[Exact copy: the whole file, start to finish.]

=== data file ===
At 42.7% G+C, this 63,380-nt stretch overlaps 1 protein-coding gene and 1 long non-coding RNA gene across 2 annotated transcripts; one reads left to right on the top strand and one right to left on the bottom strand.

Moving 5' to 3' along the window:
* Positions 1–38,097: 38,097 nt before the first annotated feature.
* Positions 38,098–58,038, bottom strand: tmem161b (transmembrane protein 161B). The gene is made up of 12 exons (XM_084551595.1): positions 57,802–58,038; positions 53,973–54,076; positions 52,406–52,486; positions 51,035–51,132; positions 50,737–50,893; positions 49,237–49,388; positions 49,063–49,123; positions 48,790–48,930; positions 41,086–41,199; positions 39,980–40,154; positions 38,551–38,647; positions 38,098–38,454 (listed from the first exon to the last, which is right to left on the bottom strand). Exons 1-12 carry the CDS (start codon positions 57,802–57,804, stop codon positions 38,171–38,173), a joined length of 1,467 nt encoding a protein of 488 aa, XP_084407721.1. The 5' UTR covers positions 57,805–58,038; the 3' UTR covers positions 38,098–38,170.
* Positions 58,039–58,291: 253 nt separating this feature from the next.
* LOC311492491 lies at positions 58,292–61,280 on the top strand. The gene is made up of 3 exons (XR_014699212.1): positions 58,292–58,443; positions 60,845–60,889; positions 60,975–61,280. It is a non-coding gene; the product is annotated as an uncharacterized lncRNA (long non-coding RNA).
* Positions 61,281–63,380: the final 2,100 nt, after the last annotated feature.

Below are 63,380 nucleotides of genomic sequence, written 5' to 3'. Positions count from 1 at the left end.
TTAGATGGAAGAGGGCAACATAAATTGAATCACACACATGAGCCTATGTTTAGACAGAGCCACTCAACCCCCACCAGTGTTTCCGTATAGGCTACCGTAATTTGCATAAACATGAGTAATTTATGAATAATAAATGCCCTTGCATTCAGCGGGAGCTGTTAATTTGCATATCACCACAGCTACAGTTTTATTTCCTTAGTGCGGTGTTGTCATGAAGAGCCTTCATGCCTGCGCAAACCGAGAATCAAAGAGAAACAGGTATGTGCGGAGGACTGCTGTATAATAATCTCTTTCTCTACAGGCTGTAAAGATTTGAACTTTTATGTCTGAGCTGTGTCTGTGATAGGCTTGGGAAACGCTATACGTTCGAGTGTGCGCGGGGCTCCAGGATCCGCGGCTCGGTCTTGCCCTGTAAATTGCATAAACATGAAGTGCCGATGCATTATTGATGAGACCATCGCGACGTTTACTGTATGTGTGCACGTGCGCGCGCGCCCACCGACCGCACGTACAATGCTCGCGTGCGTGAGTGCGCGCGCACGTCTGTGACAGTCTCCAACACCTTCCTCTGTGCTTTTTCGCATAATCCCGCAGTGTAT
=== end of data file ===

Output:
At 42.7% G+C, this 63,380-nt stretch overlaps 1 protein-coding gene and 1 long non-coding RNA gene across 2 annotated transcripts; one reads left to right on the top strand and one right to left on the bottom strand.

Moving 5' to 3' along the window:
* Positions 1–38,097: 38,097 nt before the first annotated feature.
* Positions 38,098–58,038, bottom strand: tmem161b (transmembrane protein 161B). The gene is made up of 12 exons (XM_084551595.1): positions 57,802–58,038; positions 53,973–54,076; positions 52,406–52,486; positions 51,035–51,132; positions 50,737–50,893; positions 49,237–49,388; positions 49,063–49,123; positions 48,790–48,930; positions 41,086–41,199; positions 39,980–40,154; positions 38,551–38,647; positions 38,098–38,454 (listed from the first exon to the last, which is right to left on the bottom strand). Exons 1-12 carry the CDS (start codon positions 57,802–57,804, stop codon positions 38,171–38,173), a joined length of 1,467 nt encoding a protein of 488 aa, XP_084407721.1. The 5' UTR covers positions 57,805–58,038; the 3' UTR covers positions 38,098–38,170.
* Positions 58,039–58,291: 253 nt separating this feature from the next.
* LOC311492491 lies at positions 58,292–61,280 on the top strand. The gene is made up of 3 exons (XR_014699212.1): positions 58,292–58,443; positions 60,845–60,889; positions 60,975–61,280. It is a non-coding gene; the product is annotated as an uncharacterized lncRNA (long non-coding RNA).
* Positions 61,281–63,380: the final 2,100 nt, after the last annotated feature.

Below are 63,380 nucleotides of genomic sequence, written 5' to 3'. Positions count from 1 at the left end.
TTAGATGGAAGAGGGCAACATAAATTGAATCACACACATGAGCCTATGTTTAGACAGAGCCACTCAACCCCCACCAGTGTTTCCGTATAGGCTACCGTAATTTGCATAAACATGAGTAATTTATGAATAATAAATGCCCTTGCATTCAGCGGGAGCTGTTAATTTGCATATCACCACAGCTACAGTTTTATTTCCTTAGTGCGGTGTTGTCATGAAGAGCCTTCATGCCTGCGCAAACCGAGAATCAAAGAGAAACAGGTATGTGCGGAGGACTGCTGTATAATAATCTCTTTCTCTACAGGCTGTAAAGATTTGAACTTTTATGTCTGAGCTGTGTCTGTGATAGGCTTGGGAAACGCTATACGTTCGAGTGTGCGCGGGGCTCCAGGATCCGCGGCTCGGTCTTGCCCTGTAAATTGCATAAACATGAAGTGCCGATGCATTATTGATGAGACCATCGCGACGTTTACTGTATGTGTGCACGTGCGCGCGCGCCCACCGACCGCACGTACAATGCTCGCGTGCGTGAGTGCGCGCGCACGTCTGTGACAGTCTCCAACACCTTCCTCTGTGCTTTTTCGCATAATCCCGCAGTGTAT